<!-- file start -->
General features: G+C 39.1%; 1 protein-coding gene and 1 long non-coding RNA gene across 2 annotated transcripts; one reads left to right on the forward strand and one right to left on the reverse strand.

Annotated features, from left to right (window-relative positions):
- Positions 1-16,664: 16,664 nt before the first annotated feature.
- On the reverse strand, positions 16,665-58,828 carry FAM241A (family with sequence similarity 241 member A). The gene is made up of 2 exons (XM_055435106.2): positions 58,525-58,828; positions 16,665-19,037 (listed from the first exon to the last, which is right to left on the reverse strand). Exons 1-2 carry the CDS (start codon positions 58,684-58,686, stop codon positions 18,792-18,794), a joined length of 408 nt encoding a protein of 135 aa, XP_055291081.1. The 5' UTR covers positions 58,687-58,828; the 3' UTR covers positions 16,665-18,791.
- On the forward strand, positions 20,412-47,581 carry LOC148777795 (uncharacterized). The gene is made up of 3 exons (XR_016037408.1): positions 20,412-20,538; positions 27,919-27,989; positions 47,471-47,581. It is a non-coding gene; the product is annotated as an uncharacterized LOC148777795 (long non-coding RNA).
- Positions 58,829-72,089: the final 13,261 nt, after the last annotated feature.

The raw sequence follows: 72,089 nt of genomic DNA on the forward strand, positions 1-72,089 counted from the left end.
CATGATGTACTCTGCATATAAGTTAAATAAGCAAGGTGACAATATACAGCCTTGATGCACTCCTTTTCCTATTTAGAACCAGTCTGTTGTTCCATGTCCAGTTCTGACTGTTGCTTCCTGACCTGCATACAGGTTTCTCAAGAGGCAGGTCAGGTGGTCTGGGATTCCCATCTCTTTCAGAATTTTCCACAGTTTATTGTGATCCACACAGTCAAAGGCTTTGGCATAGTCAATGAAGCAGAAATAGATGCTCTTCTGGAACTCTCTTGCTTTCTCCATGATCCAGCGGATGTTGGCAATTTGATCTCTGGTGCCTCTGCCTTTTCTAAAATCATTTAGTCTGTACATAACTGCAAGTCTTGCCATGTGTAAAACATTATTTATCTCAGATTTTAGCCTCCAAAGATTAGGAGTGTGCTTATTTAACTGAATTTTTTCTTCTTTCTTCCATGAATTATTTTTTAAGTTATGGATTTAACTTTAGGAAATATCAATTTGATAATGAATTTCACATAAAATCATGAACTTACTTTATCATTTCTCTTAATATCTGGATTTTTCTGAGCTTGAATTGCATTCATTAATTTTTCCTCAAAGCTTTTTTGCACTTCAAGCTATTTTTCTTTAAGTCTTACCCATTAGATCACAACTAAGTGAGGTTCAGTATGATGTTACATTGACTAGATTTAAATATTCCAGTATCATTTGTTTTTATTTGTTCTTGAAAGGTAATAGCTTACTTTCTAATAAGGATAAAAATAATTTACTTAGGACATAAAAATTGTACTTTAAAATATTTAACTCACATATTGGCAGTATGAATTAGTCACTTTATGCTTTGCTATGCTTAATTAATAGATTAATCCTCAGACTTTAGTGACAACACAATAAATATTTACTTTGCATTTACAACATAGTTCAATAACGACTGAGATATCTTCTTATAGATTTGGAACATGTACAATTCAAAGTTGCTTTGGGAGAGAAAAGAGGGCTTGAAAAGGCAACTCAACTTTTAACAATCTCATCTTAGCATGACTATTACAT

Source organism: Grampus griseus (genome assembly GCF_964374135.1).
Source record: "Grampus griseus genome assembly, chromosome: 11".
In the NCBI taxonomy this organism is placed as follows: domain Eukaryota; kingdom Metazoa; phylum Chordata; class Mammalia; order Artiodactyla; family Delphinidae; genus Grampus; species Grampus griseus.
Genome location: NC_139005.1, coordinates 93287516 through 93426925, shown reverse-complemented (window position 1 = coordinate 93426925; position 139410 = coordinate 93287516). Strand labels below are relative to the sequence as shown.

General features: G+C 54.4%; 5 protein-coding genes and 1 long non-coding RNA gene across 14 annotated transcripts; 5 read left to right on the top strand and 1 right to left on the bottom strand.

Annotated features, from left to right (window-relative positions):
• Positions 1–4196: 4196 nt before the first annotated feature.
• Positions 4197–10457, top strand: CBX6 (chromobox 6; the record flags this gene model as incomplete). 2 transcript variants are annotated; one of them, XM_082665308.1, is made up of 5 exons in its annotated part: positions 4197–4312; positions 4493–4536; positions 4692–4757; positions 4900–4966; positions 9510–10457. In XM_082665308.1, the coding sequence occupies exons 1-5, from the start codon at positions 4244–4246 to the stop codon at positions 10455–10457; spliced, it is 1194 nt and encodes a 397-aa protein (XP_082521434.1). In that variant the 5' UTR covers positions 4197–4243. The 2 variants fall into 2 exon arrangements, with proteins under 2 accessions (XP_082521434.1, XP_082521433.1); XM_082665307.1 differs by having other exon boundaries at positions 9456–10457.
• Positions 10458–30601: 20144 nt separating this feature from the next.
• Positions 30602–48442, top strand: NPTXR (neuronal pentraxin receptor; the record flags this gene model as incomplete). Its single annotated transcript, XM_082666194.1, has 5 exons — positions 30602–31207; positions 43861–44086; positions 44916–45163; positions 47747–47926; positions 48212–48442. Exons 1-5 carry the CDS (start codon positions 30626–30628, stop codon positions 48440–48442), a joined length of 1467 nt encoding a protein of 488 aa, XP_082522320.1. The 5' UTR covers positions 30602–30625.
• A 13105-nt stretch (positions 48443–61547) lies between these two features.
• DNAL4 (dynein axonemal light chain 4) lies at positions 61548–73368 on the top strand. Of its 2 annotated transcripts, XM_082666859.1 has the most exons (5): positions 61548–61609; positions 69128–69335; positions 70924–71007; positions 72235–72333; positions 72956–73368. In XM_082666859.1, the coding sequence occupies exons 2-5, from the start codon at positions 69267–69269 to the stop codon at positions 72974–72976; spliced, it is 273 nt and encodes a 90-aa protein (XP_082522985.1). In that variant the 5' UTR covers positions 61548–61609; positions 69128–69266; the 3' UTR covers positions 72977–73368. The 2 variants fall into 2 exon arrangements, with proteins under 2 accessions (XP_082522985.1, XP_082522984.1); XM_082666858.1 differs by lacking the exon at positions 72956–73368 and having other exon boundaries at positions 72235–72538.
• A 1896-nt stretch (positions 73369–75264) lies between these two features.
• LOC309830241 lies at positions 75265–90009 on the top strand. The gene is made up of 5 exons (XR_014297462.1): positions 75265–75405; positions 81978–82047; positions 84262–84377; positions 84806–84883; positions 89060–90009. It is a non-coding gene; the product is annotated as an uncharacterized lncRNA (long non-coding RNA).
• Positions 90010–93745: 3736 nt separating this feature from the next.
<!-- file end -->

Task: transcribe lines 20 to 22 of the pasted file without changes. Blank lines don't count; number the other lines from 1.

• DNAL4 (dynein axonemal light chain 4) lies at positions 61548–73368 on the top strand. Of its 2 annotated transcripts, XM_082666859.1 has the most exons (5): positions 61548–61609; positions 69128–69335; positions 70924–71007; positions 72235–72333; positions 72956–73368. In XM_082666859.1, the coding sequence occupies exons 2-5, from the start codon at positions 69267–69269 to the stop codon at positions 72974–72976; spliced, it is 273 nt and encodes a 90-aa protein (XP_082522985.1). In that variant the 5' UTR covers positions 61548–61609; positions 69128–69266; the 3' UTR covers positions 72977–73368. The 2 variants fall into 2 exon arrangements, with proteins under 2 accessions (XP_082522985.1, XP_082522984.1); XM_082666858.1 differs by lacking the exon at positions 72956–73368 and having other exon boundaries at positions 72235–72538.
• A 1896-nt stretch (positions 73369–75264) lies between these two features.
• LOC309830241 lies at positions 75265–90009 on the top strand. The gene is made up of 5 exons (XR_014297462.1): positions 75265–75405; positions 81978–82047; positions 84262–84377; positions 84806–84883; positions 89060–90009. It is a non-coding gene; the product is annotated as an uncharacterized lncRNA (long non-coding RNA).